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Midland, Connoisseurs Of Country Craft, Evolves Its Vintage Sound


It’s been more than 20 years since the late sociologist Richard Peterson argued, in his landmark book Creating Country Music: Fabricating Authenticity, against the perception that country music tends to evolve in one direction, from traditional sounds toward pop-influenced ones. Peterson mapped out an ongoing dialectic between “hard-core and soft-shell expressions,” pointing out, for instance, that country’s commercial momentum shifted from uptown Adult Contemporary balladeers like Barbara Mandrell, Anne Murray and Kenny Rogers to a new crop of down-home neo-traditionalists like Randy Travis, Ricky Skaggs and the Judds over the course of the 1980s.

If anything, distinctions between different aesthetic and cultural sensibilities have gotten increasingly blurry. The past decade has, after all, been one of male hit-makers borrowing heavily from contemporary pop, rap and even emo, while also doubling down on rural signifiers and settings in song lyrics and videos. Few of those acts would fall into country’s crooning tradition, but a number of them have learned suave phrasing from contemporary R&B and hip-hop. More and more, they’ve focused on channeling muscled-up masculinity into gentility.

Midland emerged into a country world in flux. In 2016, the Texas-based trio — comprised of Mark Wystrach, Jess Carson and Cameron Duddy — had detected enough of an overlap in the ways their musical minds worked to leave behind other careers and form a canny, harmony-centric country band, catching listeners off-guard with a taut album, On the Rocks, full of vintage reference points. Now, with a ‘90s country revival gathering steam in the mainstream, Midland’s mining of the past doesn’t seem so isolated. But its sophomore album, Let It Roll, is a showcase of the subtle arts that distinguish the band. Connoisseurship and finesse are Duddy, Carson and Wystrach’s preferred tools. Theirs is a different understanding of softness.

Country acts have various ways of emphasizing their authorship of, or connection to, their material — presenting it as autobiographical, or personally meaningful, or great fun to play live. But the guys in Midland — who are all singers, songwriters, instrumentalists and arrangers and work closely with their producers Shane McAnally, Josh Osborne and Dann Huff — put their biggest stamp on their music with their craftsmanship.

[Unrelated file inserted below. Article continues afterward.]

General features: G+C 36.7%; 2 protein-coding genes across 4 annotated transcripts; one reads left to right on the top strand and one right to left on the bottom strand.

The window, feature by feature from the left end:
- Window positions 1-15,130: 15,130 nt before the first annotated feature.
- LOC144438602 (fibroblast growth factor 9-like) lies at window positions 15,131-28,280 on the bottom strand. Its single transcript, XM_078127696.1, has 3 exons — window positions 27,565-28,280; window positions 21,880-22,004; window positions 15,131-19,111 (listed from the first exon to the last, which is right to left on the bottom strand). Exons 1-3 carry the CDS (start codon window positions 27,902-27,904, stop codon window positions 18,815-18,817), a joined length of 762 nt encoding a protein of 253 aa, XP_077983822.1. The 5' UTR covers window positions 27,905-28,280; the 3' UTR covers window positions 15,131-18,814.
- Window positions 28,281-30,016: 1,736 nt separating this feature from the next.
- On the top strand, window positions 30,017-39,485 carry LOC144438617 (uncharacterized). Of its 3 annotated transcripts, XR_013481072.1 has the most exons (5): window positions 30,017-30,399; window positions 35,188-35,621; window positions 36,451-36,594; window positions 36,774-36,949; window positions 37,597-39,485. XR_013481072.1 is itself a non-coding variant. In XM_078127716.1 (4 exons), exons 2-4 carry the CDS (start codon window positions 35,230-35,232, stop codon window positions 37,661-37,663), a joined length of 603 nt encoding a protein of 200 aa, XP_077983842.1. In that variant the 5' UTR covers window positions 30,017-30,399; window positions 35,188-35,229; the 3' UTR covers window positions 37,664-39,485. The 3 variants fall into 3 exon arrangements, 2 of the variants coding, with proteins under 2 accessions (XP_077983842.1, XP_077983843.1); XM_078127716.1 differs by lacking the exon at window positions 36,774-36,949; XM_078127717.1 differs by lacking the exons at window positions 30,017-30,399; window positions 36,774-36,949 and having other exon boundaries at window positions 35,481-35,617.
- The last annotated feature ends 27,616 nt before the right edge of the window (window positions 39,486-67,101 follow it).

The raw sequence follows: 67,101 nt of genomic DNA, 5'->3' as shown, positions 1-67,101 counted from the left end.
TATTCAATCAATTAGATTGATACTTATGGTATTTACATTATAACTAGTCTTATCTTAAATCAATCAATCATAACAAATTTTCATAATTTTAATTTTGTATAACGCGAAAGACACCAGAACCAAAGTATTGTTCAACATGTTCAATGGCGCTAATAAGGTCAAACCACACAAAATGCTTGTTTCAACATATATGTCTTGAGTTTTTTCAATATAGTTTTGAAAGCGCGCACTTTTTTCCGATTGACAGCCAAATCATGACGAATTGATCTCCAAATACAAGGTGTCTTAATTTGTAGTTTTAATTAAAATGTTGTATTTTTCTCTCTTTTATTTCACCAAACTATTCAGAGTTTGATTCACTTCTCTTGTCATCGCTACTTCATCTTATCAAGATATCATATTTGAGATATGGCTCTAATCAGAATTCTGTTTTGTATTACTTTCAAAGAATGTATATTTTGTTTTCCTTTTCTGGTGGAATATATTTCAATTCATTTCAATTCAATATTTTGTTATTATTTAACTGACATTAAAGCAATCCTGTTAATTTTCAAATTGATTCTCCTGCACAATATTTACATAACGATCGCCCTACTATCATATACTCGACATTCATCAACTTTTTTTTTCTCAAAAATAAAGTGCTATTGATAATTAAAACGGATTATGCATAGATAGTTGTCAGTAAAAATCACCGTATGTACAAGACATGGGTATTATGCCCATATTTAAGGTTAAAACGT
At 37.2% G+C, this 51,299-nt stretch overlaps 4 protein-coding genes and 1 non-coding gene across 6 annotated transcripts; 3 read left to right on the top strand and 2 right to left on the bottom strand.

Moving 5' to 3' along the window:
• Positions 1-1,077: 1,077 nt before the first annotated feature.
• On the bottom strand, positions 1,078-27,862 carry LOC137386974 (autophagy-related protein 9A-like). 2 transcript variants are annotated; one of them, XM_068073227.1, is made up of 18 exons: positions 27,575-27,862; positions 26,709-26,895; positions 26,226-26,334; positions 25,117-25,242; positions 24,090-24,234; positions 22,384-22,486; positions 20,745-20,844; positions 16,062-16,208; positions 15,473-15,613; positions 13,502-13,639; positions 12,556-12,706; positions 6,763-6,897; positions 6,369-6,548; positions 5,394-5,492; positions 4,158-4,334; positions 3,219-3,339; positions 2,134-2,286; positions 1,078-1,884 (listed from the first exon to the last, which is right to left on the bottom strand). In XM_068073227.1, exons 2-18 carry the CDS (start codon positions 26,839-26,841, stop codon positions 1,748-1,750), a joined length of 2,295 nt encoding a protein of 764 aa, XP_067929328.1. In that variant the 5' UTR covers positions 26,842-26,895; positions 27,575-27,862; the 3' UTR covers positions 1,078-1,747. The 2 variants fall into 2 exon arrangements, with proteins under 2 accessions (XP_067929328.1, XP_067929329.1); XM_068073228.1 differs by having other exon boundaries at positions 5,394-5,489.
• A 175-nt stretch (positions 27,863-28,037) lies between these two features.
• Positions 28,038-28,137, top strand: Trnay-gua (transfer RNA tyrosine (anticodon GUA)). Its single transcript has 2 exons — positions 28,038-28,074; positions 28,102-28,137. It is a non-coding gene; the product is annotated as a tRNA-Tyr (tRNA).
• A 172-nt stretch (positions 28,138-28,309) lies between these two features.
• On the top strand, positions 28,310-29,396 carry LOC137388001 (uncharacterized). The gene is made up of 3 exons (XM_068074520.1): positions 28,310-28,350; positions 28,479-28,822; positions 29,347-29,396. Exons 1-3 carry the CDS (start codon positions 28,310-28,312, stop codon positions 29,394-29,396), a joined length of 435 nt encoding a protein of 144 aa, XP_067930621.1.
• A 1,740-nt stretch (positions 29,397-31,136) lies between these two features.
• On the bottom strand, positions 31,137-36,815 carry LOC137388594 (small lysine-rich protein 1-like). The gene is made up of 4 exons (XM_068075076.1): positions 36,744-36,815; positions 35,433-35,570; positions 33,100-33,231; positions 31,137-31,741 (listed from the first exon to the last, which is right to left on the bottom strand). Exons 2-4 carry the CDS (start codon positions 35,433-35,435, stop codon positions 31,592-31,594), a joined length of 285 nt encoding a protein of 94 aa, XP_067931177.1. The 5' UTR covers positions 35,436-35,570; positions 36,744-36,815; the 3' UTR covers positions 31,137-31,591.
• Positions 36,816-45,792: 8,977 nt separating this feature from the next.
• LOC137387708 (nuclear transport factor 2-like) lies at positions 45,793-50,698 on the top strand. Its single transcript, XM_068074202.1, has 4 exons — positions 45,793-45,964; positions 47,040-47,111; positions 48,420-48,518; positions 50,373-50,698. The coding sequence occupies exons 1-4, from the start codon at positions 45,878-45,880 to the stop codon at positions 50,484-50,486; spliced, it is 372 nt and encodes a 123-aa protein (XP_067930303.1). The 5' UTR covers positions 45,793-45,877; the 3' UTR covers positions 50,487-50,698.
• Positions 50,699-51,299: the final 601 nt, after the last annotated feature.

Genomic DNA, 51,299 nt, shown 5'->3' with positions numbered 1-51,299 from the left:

They’ve come up with some luxurious melodies, like the one that drifts at a plaintive, sensual pace through the Latin-tinged, Orbison-esque “Put the Hurt on Me,” and the one that makes a sleekly syncopated ascent through the verses of “I Love You, Goodbye,” a song that proposes a placid ending to an affair. They apply the subtle art of dialed-back intensity during the title track’s lulling bridge and the molten, quiet storm-like passage that arrives late in the riff-driven, southern rocker “21st Century Honky Tonk American Band.”

Wystrach, who most often sings lead, plays up the wryness of his drawled enunciation during the wordplay-filled honky-tonk shuffle “Every Song’s a Drinkin’ Song.” When the group is at its prettiest, his reedy, crooning delivery lands like a string of yearning sighs, with Duddy and Carson’s harmonies nestled above, misty and pristine.

They tend to invoke specific styles and eras with lavish attention to detail. Take “Cheatin’ Songs,” whose lyrics reference the 1981 Conway Twitty single “Tight Fittin’ Jeans” and whose clean-toned electric guitar figures sinuously anticipate the groove in a way that echoes the silken, danceable sounds of that underappreciated era.

That’s one of two cheating tunes on the album, a robust songwriting tradition that ebbed as the format became more focused on soundtracking spring and summer breaks. Just as much as the members of Midland are taken with old styles, they’re also interested in finding new applications for country music’s worn-in, old moves — its patient romancing or unreserved pleasure-seeking — and in vantage points seasoned by experience.

Sometimes that means inhabiting unscrupulous characters. During “Playboys,” a toast to road-dogging male musicians enjoying a footloose and faithless existence, the macho lack of concern feels very knowing: “She’s already gone away, boys/If we don’t go home what difference does it make, boys/This old world would be a dull place, boys/If it was all work and no play, boys.” But Midland’s most mischievous use of perspective and tone comes during the rollicking, ‘90s-influenced line dance number “Mr. Lonely.” The song’s sleazy, sexually confident protagonist boasts of all the action he gets picking up women on the rebound. The self-awareness that the trio brings to tunes like that could even be taken as an arch rejoinder to some recent performances of masculinity. It’s clever stuff.